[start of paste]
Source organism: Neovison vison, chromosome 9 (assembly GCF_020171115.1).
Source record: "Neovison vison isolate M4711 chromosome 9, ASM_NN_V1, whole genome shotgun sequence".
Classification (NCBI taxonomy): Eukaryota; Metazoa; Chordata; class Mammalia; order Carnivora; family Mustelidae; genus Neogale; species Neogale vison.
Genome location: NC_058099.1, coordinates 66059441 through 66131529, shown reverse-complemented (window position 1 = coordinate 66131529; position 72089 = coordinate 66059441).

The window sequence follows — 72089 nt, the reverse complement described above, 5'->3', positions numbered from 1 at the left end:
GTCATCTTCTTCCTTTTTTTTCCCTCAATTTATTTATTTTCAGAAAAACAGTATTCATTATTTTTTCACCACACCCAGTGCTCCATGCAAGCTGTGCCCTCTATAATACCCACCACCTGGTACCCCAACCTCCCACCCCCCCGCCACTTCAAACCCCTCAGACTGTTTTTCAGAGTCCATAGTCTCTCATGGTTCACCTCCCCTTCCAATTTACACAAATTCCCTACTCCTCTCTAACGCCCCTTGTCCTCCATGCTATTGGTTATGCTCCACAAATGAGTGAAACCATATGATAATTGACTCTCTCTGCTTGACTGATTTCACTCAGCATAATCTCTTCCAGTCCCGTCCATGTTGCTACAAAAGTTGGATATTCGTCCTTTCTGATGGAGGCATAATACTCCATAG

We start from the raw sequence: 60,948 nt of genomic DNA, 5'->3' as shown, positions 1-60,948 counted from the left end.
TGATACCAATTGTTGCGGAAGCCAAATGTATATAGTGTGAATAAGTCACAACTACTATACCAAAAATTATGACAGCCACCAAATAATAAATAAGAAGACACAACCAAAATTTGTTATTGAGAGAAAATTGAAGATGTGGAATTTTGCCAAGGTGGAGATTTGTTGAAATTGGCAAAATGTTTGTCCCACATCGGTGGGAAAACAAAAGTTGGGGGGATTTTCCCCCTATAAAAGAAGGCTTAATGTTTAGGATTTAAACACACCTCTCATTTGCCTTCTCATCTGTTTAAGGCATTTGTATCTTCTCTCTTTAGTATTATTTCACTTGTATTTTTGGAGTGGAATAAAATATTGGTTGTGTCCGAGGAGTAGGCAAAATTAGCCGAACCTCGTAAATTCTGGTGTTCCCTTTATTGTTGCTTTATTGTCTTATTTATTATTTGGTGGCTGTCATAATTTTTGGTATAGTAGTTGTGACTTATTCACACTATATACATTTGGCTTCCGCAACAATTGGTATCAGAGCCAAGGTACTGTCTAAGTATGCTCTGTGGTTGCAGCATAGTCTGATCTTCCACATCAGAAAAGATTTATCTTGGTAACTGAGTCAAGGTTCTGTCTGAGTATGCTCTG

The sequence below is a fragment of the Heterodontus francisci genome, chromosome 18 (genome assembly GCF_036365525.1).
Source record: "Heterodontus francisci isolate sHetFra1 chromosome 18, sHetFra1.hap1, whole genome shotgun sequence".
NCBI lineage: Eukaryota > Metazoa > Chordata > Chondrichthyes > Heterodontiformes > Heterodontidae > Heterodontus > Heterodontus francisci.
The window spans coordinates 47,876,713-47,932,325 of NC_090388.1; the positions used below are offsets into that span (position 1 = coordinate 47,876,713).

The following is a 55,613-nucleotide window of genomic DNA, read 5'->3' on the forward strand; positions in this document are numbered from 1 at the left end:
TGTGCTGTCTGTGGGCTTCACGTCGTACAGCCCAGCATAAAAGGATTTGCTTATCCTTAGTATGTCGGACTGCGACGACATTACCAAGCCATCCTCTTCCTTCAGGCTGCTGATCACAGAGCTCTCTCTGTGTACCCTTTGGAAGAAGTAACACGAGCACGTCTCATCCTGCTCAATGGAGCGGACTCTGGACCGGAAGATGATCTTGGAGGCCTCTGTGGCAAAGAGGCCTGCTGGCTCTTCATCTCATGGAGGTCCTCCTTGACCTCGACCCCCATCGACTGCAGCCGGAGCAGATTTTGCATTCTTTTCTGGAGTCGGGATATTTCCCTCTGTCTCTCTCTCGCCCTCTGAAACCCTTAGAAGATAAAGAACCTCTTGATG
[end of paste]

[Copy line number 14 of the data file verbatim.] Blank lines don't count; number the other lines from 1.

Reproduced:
TGTGCTGTCTGTGGGCTTCACGTCGTACAGCCCAGCATAAAAGGATTTGCTTATCCTTAGTATGTCGGACTGCGACGACATTACCAAGCCATCCTCTTCCTTCAGGCTGCTGATCACAGAGCTCTCTCTGTGTACCCTTTGGAAGAAGTAACACGAGCACGTCTCATCCTGCTCAATGGAGCGGACTCTGGACCGGAAGATGATCTTGGAGGCCTCTGTGGCAAAGAGGCCTGCTGGCTCTTCATCTCATGGAGGTCCTCCTTGACCTCGACCCCCATCGACTGCAGCCGGAGCAGATTTTGCATTCTTTTCTGGAGTCGGGATATTTCCCTCTGTCTCTCTCTCGCCCTCTGAAACCCTTAGAAGATAAAGAACCTCTTGATG